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Absolute Advantage Theory

The criticism of the mercantilism led to the birth of the absolute advantage theory. Economist claimed that with the mercantilism school of thought, countries would never perpetually increase their wealth through international trade but rather they will revolve around being bullion deficits and bullion surpluses. Adam Smith came up with a solution to this hitch in the international trade; the absolute advantage theory. This theory’s major implication is that it encourages wealth creation in foreign markets. When countries can easily import goods that they do not produce efficiently and produce only those they are great at, more wealth will be created since they are not limited by  what they can produce hence allowing an opportunity for growth. Moreover, the absence of trade barriers allows increased specialization, mutual benefits from countries and increase in the market size which all translate to wealth creation.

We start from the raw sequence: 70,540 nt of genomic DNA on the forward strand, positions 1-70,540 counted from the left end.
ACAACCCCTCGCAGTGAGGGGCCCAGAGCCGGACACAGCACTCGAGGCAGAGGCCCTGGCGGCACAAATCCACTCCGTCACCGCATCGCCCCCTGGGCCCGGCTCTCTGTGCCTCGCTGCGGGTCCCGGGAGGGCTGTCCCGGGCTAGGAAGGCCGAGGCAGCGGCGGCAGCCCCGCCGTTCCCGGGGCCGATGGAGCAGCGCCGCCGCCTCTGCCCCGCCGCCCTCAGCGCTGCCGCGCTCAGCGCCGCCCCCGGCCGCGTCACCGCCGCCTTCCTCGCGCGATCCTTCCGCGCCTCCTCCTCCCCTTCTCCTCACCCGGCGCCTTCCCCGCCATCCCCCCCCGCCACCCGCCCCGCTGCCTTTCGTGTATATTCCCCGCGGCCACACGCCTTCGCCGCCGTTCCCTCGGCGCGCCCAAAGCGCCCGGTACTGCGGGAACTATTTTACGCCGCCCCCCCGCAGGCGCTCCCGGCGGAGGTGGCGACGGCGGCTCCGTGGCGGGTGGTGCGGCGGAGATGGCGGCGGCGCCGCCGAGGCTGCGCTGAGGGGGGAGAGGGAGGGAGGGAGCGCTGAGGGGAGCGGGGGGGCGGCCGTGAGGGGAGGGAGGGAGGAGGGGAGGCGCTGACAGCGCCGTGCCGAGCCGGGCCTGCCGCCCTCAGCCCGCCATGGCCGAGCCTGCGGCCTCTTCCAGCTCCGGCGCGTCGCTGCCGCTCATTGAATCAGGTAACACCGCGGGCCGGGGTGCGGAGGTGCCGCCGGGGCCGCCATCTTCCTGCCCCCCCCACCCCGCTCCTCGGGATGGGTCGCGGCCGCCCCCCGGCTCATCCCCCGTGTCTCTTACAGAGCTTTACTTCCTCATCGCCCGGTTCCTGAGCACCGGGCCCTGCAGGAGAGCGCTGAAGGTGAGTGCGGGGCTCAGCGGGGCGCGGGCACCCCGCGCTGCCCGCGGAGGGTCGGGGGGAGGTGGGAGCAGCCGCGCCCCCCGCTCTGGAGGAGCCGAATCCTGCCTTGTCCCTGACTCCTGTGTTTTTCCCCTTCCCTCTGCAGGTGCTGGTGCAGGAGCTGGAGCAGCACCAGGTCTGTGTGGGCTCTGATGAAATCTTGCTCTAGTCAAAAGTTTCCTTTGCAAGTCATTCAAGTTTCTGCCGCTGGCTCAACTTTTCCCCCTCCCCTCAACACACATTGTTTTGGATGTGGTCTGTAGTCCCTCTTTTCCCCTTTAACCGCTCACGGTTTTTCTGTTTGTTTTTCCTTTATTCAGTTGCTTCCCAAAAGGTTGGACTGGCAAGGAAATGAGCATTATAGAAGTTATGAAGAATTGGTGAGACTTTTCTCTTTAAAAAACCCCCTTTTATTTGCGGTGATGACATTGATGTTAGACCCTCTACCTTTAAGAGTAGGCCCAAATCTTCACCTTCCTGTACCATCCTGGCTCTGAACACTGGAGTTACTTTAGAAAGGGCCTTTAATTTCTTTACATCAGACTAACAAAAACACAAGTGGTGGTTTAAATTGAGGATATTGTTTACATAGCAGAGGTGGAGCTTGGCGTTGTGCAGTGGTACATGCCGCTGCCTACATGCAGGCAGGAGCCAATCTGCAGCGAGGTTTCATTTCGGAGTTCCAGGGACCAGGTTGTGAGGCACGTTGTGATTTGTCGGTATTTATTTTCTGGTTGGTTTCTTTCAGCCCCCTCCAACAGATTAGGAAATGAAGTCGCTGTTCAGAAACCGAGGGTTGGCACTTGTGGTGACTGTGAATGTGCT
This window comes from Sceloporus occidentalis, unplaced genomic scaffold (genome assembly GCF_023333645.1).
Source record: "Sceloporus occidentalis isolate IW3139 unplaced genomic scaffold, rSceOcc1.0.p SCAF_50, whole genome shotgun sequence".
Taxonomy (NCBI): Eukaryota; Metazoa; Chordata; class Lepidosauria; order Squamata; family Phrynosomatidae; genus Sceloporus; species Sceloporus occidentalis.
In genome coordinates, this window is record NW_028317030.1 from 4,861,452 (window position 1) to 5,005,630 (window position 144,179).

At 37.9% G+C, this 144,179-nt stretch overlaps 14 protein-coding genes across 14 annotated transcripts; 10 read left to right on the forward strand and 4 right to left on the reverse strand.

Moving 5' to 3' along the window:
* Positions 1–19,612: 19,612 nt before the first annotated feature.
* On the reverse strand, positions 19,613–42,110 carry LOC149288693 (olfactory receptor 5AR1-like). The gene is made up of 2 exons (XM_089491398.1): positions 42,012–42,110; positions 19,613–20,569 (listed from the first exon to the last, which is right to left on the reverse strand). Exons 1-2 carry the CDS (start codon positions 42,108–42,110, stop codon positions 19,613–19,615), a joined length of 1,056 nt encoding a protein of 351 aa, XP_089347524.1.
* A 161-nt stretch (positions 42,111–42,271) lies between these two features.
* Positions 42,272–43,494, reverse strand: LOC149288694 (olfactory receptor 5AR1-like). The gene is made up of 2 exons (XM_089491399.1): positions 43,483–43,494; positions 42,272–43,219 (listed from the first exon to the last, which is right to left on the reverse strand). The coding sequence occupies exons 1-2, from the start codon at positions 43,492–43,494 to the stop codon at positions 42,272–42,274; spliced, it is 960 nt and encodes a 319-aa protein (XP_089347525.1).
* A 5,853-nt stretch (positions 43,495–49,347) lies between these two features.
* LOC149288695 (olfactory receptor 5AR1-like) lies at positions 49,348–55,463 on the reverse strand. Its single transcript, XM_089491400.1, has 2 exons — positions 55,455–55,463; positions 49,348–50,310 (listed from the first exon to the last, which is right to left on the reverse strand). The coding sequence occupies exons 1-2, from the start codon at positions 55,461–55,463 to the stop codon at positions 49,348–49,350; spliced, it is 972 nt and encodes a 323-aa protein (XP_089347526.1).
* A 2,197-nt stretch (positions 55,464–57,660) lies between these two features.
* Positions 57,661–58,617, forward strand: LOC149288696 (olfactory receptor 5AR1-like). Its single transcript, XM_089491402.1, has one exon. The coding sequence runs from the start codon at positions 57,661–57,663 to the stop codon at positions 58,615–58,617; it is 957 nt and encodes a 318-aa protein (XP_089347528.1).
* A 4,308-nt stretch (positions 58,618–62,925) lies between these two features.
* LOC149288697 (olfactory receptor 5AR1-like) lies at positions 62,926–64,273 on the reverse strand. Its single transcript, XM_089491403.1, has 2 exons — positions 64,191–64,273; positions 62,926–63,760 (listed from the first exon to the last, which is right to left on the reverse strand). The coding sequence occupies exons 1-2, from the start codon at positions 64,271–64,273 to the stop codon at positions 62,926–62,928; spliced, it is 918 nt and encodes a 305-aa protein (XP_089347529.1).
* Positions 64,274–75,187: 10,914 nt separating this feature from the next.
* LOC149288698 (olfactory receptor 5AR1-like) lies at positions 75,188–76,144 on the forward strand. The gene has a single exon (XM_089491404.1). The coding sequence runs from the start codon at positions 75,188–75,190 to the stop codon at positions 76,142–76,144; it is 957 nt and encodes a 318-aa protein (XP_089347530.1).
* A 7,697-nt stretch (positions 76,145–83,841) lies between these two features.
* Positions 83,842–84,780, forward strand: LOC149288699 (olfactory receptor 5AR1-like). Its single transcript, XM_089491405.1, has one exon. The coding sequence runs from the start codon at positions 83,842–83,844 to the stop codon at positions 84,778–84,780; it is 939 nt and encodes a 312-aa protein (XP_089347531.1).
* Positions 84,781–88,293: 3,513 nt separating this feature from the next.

However, even though this theory succeeded in fostering wealth creation and expansion of international trade, Smith’s theory of absolute advantage has been criticized as ignoring some aspects of international trade. First, the theory does not explain how a country that has no absolute advantage in production of any good will benefit from the free trade or even join the trade which will boil  down to it not able to pay for the imports. Moreover, if a country has absolute advantage in production of all goods, the theory will not be applicable. With the realization of the loopholes the absolute advantage theory had, Ricardo introduced the comparative advantage theory which would complement Smith’s theory.